Therapeutic Tidbit of the Month
“In like a lion out like a lamb,” such is the reputation of the month of March. Weather fluctuations aside, March is a month where the symbolism of dualities and transitioning is evident and many challenges await for those dealing with Eating Disorders and Body Dissatisfaction.
Spring is officially sprung on the 20th of March, St. Patrick’s brings us challenges of alcohol consumption and food centric holidays abound with the 23rd being Purim and the Seders of Passover commencing on the 25th. Then Easter rolls in on the 31st and is yet another holiday centered on candy aka chocolate eggs and marshmallow peeps. And just as an aside, did you know that March is both National Nutrition Month AND National Frozen Food Month?!! Talk about duality!
As people begin shaking off their winter coats and emerging from their layers of down and sweaters, the prospect of more skin showing becomes a reality. This may trigger body image panic to come out of hibernation and the overwhelming urge to “do something drastic” in the guise of spring cleaning for many folks grappling with disordered eating and body dissatisfaction. We can ameliorate some of these urges by taking a proactive approach so let’s look at some of the associations with spring.
The season is about rebirth, reemerging from sleep, blooming. Springs of water are replenishing and circulating. Springs are not stagnant. Springs have bounce. Spring coils have the power to propel. When we look at a spring we see that although it is circular and gives the impression of redundancy and repetition, it also has the sense of upward movement, support, and resiliency.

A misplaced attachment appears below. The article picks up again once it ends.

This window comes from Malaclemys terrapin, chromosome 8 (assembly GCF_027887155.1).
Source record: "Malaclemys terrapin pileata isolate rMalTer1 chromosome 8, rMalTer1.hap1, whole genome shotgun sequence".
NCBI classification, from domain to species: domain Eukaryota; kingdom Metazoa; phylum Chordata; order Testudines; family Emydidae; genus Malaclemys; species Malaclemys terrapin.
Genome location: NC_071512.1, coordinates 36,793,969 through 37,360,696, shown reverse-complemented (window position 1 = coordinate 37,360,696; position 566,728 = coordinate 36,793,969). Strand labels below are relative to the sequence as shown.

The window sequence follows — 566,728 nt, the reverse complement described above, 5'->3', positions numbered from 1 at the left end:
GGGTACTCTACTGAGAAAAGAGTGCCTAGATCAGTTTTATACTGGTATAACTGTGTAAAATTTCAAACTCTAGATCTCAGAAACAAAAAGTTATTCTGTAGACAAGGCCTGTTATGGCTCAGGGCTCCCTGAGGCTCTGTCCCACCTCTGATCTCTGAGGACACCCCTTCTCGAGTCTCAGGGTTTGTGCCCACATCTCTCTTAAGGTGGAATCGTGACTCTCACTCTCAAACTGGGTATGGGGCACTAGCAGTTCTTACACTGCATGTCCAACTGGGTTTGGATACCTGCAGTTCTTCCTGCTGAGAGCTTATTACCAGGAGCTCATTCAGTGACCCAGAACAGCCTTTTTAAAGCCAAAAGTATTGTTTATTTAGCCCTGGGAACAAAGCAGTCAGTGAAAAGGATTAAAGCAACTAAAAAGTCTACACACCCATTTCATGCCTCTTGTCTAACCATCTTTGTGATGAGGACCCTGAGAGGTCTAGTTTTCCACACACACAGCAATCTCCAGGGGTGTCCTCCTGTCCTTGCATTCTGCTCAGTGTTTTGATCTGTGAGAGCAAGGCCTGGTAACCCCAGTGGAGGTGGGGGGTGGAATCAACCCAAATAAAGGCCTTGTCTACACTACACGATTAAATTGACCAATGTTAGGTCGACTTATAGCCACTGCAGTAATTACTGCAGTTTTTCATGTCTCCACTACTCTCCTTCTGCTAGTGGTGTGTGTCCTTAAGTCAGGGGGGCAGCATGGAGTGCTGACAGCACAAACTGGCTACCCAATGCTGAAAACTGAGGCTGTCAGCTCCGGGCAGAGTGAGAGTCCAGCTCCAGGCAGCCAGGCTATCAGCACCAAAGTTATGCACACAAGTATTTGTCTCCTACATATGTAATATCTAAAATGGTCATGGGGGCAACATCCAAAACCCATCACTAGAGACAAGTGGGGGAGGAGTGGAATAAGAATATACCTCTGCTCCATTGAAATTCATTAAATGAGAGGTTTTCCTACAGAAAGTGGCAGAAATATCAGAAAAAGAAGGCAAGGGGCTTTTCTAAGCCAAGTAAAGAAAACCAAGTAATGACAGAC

So while we may be tempted to go from one extreme to another, from hibernation to full action, let’s remember that this is a time of transition and thoughtful movement. As we let go of old habits and behaviors that are self-destructive, reinforce our negative self-image, and impair self- acceptance, let’s remember to hold on to the aspects of ourselves that are working for us. This is NOT an all or nothing proposition. Let’s use our inner strength and self-devotion as foundations and spring boards to healthier relationships with food and a blossoming acceptance of the wonders of our body’s natural shape.
Some things to consider
- There may be a compulsion to start a restrictive diet with the onset of the warmer weather.
- Fear of bingeing related to St. Patrick’s and Easter rituals will be challenging for those with Eating Disorders.
- Beware of an onslaught of ads by Diet Companies promoting programs promising quick and magic transformations. Messages like, “Springing into the NEW YOU” result in extreme restrictive dieting and self-loathing.
Each month I offer an Expressive Arts Therapy directive that focuses on Body Image and or Eating Disorders and is associated with the theme discussed in the Monthly Therapeutic Tid Bit (see above). These directives may be used in individual or group therapy sessions or as self-help activities. Sometimes the activity itself is nothing new or brilliant but the OBJECTIVE of the directive is unique and specifically tailored to exploring issues related to body image and disordered eating. ENJOY! Fun is the main ingredient!